A Patient’s Kidney
A Patient’s Right Femoral vein
A patient’s Transverse Aorta
A view of a patient’s heart taken in our office
A side view of a patient’s heart taken in our office
An ultrasound of a patient’s bladder taken in our office
Medical ultrasounds falls into two distinct categories: diagnostic and therapeutic.
Diagnostic ultrasound is a non-invasive diagnostic technique used to image inside the body. Ultrasound probes, called transducers, produce sound waves that have frequencies above the threshold of human hearing (above 20KHz) In addition, ultrasound is sometimes used during surgery by placing a sterile probe into the area being operated on.
Diagnostic ultrasound can be further sub-divided into anatomical and functional ultrasound. Anatomical ultrasound produces images of internal organs or other structures. Functional ultrasound combines information such as the movement and velocity of tissue or blood, softness or hardness of tissue, and other physical characteristics, with anatomical images to create “information maps.” These maps help doctors visualize changes/differences in function within a structure or organ.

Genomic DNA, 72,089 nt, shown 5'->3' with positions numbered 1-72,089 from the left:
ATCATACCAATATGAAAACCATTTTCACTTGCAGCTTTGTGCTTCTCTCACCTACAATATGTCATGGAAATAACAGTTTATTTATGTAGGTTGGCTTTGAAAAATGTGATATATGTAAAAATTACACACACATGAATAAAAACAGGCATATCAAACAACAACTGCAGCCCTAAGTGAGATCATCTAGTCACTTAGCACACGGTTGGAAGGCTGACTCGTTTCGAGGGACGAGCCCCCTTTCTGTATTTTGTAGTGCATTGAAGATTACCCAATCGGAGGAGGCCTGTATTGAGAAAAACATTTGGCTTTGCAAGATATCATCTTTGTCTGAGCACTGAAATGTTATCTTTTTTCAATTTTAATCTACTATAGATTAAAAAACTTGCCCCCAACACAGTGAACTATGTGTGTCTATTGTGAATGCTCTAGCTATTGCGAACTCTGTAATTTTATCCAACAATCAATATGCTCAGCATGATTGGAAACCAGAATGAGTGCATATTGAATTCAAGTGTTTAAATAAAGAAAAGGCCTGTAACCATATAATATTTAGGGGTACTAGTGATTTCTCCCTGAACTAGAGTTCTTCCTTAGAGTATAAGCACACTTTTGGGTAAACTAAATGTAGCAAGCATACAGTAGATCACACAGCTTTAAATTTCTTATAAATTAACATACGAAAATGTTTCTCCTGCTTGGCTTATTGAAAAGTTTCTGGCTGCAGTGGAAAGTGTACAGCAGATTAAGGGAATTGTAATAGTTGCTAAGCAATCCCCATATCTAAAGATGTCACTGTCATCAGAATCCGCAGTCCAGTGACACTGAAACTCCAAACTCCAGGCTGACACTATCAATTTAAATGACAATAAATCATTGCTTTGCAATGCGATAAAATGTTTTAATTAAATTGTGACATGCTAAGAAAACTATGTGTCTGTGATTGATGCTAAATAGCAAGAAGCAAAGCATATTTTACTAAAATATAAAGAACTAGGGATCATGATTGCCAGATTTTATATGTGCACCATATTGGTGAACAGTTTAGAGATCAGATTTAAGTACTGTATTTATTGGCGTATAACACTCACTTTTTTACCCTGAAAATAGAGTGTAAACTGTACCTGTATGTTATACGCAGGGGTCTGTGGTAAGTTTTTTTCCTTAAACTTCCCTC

Ultrasound waves are produced by a transducer, which can both emit ultrasound waves, as well as detect the ultrasound echoes reflected back. In most cases, the active elements in ultrasound transducers are made of special ceramic crystal materials called piezoelectrics. These materials are able to produce sound waves when an electric field is applied to them, but can also work in reverse, producing an electric field when a sound wave hits them. When used in an ultrasound scanner, the transducer sends out a beam of sound waves into the body. The sound waves are reflected back to the transducer by boundaries between tissues in the path of the beam (e.g. the boundary between fluid and soft tissue or tissue and bone). When these echoes hit the transducer, they generate electrical signals that are sent to the ultrasound scanner. Using the speed of sound and the time of each echo’s return, the scanner calculates the distance from the transducer to the tissue boundary. These distances are then used to generate two-dimensional images of tissues and organs.
During an ultrasound exam, the technician will apply a gel to the skin. This keeps air pockets from forming between the transducer and the skin, which can block ultrasound waves from passing into the body.